When I was about 13 years old, I read that Ancient Egyptians wore eyeliner to ward off evil spirits. I was immediately entranced. Suddenly, makeup wasn't just a tool for pure aesthetic purposes. It was protection against something greater—everyday life.
My obsession with eyeliner started this way.
I began wearing makeup on a daily basis when I started the seventh grade. Equipped with a few drugstore picks—a brown eyeliner marketed toward people with blue eyes, a mascara, and a bevy of assorted pink lip glosses—I shifted from kid to teenager with a few touches of eye-enhancing cosmetics each morning. But it wasn't until I started doing stage makeup for my ballet performances that I was introduced to a much more dramatic staple: liquid liner.
Preparing for a performance in The Nutcracker, I first traced my lash line with a straight black line, sweeping it outwards at the end in a long flick. I looked into the mirror. I looked older, decidedly more glamorous, and altogether someone greater than the preteen I was. I wanted to always look like this.
But I didn't always look like that—at least, not for a few years. From middle school through high school, a cat eye became my secret weapon in helping me adopt an imaginary alter-ego. The people I saw wearing winged liner were dancers on stage and actresses in old movies—not anyone that I saw in my small town. A woman with winged liner always seemed important, like she had important places to go and important people to see. When I found myself feeling low, I would grab an eyeliner. Two quick, imprecise sweeps later and suddenly I felt elegant and interesting, even if my technique wasn't quite perfect.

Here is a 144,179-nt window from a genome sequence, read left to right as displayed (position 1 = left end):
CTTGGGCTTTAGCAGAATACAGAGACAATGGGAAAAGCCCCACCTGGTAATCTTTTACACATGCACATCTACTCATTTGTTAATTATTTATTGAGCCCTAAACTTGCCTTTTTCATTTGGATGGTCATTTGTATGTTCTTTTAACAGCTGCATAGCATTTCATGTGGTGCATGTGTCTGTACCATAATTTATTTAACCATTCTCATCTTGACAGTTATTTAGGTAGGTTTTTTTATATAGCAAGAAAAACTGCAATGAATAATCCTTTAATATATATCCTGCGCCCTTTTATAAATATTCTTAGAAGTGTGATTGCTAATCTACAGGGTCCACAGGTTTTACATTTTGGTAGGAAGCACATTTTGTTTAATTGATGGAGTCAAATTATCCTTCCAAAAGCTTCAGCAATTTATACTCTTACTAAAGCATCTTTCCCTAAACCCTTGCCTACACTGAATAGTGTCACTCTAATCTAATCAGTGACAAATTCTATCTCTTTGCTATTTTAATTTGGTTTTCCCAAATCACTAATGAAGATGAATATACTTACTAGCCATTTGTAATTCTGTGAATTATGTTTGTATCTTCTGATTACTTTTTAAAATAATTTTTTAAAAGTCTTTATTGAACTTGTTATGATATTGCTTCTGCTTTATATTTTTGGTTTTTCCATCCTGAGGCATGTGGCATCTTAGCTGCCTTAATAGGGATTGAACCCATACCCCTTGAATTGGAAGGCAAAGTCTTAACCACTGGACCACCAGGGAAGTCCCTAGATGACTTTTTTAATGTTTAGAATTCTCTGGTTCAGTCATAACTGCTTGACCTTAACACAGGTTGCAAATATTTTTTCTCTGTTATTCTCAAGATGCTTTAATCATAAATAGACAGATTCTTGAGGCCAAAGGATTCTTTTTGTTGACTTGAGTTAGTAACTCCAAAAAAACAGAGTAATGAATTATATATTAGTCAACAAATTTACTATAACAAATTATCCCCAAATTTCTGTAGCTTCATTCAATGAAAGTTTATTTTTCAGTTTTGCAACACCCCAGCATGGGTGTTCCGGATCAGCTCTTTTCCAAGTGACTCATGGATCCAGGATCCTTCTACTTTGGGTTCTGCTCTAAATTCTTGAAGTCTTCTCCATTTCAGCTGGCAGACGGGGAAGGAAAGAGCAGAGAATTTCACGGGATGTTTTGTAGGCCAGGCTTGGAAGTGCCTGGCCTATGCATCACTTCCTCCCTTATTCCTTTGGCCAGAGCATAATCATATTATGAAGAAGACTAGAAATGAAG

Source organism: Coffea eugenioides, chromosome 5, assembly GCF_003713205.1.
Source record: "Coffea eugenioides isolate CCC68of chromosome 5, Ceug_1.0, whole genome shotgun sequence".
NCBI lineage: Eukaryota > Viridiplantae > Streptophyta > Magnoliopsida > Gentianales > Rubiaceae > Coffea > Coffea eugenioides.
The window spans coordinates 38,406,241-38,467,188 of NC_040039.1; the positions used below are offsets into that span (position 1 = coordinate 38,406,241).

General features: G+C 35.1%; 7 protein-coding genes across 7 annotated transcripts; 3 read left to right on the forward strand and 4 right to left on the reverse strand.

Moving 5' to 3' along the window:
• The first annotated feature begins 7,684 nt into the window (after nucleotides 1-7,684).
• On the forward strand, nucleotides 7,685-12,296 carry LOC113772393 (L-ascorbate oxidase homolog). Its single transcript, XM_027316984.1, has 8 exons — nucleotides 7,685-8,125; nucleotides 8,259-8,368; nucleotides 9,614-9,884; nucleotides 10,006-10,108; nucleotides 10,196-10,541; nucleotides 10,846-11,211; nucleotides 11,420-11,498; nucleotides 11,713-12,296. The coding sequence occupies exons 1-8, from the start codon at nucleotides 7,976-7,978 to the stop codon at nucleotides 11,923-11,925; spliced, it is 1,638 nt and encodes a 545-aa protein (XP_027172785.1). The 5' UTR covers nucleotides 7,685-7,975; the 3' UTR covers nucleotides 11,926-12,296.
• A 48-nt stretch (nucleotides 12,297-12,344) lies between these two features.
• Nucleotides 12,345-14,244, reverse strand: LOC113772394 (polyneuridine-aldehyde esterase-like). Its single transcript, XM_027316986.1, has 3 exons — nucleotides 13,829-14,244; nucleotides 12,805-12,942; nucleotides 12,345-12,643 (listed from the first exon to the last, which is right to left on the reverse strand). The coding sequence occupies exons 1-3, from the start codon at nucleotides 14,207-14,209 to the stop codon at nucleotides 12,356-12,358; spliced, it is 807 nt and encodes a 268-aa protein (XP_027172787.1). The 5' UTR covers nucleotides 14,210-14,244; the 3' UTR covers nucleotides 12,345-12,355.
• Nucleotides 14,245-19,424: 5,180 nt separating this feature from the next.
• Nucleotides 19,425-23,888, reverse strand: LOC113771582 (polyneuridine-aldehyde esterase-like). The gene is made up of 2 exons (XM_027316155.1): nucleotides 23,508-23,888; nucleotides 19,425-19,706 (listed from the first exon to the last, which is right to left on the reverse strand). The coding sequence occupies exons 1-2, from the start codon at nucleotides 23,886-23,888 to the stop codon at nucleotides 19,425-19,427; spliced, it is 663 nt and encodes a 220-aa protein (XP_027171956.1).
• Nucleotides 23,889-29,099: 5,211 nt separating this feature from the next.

For years, I kept my eyeliner secret stowed away for special occasions and bad days, but eventually, I found myself unable to stop wearing it. When going through a cycle of ever-changing hair colors, I used eyeliner to standardize my look throughout all of the different transformations. I had found and established my own personal style, while still giving myself room for experimentation. Now, I'll change my hair and change my lipstick—but my eyeliner has become a way for me to find stability in each and every day.
When describing my beauty routine to people, I'll often say that I feel naked without my eyeliner—but that feeling of vulnerability isn't something that's rooted in insecurity about my appearance or a reliance on cosmetics for my self-esteem. It's because eyeliner has allowed me to secure my own agency in creating my own image—something that can be said of any cosmetic, by anyone who has embraced their own signature look, whether it be a bold lip or a bushy brow or a defined cat eye.
Every morning, I sit in front of my mirror and artfully draw on my wings. Sometimes I'll mess up and have to start over. Sometimes I'll draw them unevenly. Sometimes they're thicker or thinner than usual, and more or less winged. But my mistakes and variations don't bother me—eventually I put myself together, wings sharp but not always perfect, ready to embrace the day with a face that I've chosen. Not even evil spirits could get in my way.
Do you you have a signature beauty look? Show me at @rebeccadecz!